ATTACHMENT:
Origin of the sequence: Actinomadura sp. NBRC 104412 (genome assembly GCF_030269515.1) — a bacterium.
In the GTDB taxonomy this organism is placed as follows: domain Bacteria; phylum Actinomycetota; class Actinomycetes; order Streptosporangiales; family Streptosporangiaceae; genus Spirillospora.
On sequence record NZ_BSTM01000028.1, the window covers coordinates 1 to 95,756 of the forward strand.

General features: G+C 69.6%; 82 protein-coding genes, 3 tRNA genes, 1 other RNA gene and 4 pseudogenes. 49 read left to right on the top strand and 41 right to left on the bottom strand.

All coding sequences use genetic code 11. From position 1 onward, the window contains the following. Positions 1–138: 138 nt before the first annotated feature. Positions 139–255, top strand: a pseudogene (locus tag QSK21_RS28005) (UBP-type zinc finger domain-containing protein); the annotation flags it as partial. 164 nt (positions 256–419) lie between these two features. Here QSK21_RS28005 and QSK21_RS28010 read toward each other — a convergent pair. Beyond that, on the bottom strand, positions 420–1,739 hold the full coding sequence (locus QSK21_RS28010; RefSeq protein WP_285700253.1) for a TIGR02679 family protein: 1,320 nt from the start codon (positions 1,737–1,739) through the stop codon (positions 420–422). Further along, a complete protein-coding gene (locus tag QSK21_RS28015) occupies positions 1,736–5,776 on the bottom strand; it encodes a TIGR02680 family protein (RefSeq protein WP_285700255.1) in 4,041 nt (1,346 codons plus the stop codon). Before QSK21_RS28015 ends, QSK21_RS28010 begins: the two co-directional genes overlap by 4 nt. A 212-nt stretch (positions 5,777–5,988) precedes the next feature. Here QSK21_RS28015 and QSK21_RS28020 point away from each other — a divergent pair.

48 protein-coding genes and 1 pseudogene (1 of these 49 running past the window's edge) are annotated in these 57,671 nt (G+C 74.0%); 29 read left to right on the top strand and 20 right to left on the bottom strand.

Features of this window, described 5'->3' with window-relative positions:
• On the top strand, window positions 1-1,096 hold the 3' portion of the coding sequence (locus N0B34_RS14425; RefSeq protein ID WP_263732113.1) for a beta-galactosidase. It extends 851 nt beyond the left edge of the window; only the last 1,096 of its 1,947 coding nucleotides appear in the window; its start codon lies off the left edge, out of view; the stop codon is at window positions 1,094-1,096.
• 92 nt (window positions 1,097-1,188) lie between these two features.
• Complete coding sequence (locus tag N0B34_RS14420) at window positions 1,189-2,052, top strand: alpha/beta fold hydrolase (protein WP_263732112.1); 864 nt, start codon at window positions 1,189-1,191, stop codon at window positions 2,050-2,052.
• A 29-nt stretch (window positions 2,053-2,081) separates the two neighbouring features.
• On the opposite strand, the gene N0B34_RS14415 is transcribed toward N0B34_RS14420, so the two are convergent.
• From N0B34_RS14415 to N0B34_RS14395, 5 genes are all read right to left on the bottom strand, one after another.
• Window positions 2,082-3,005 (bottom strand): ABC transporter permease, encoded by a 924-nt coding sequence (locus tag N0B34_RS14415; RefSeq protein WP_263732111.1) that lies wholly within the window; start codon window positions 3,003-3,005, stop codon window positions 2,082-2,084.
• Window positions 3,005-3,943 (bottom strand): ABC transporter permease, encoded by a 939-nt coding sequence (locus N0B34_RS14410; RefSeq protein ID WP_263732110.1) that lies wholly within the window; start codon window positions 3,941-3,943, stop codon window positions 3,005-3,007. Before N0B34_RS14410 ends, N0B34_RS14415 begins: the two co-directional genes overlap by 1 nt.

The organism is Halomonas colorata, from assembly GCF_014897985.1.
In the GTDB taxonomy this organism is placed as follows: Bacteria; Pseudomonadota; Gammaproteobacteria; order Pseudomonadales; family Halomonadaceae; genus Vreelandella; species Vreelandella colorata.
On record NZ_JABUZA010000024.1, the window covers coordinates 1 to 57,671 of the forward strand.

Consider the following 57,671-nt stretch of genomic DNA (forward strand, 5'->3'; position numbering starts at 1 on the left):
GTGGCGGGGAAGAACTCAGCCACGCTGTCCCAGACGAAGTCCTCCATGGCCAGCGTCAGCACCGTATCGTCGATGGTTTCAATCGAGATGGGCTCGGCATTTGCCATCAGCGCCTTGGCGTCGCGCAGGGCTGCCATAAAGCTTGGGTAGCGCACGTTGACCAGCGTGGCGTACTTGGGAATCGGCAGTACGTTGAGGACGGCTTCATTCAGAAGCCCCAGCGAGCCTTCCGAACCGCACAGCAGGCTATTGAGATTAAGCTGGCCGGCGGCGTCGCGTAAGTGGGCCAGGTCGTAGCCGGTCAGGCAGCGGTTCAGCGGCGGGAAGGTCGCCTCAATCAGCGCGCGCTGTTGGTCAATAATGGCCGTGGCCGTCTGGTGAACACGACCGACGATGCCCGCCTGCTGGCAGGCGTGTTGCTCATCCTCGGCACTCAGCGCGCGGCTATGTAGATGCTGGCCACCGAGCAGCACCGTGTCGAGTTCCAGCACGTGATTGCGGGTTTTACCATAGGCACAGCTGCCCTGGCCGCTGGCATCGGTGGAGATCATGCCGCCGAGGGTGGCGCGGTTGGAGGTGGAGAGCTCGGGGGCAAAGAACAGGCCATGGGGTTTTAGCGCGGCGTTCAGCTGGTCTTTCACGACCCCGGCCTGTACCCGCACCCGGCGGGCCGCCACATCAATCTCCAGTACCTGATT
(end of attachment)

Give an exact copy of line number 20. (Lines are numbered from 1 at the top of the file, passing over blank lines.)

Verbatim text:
GTGGCGGGGAAGAACTCAGCCACGCTGTCCCAGACGAAGTCCTCCATGGCCAGCGTCAGCACCGTATCGTCGATGGTTTCAATCGAGATGGGCTCGGCATTTGCCATCAGCGCCTTGGCGTCGCGCAGGGCTGCCATAAAGCTTGGGTAGCGCACGTTGACCAGCGTGGCGTACTTGGGAATCGGCAGTACGTTGAGGACGGCTTCATTCAGAAGCCCCAGCGAGCCTTCCGAACCGCACAGCAGGCTATTGAGATTAAGCTGGCCGGCGGCGTCGCGTAAGTGGGCCAGGTCGTAGCCGGTCAGGCAGCGGTTCAGCGGCGGGAAGGTCGCCTCAATCAGCGCGCGCTGTTGGTCAATAATGGCCGTGGCCGTCTGGTGAACACGACCGACGATGCCCGCCTGCTGGCAGGCGTGTTGCTCATCCTCGGCACTCAGCGCGCGGCTATGTAGATGCTGGCCACCGAGCAGCACCGTGTCGAGTTCCAGCACGTGATTGCGGGTTTTACCATAGGCACAGCTGCCCTGGCCGCTGGCATCGGTGGAGATCATGCCGCCGAGGGTGGCGCGGTTGGAGGTGGAGAGCTCGGGGGCAAAGAACAGGCCATGGGGTTTTAGCGCGGCGTTCAGCTGGTCTTTCACGACCCCGGCCTGTACCCGCACCCGGCGGGCCGCCACATCAATCTCCAGTACCTGATT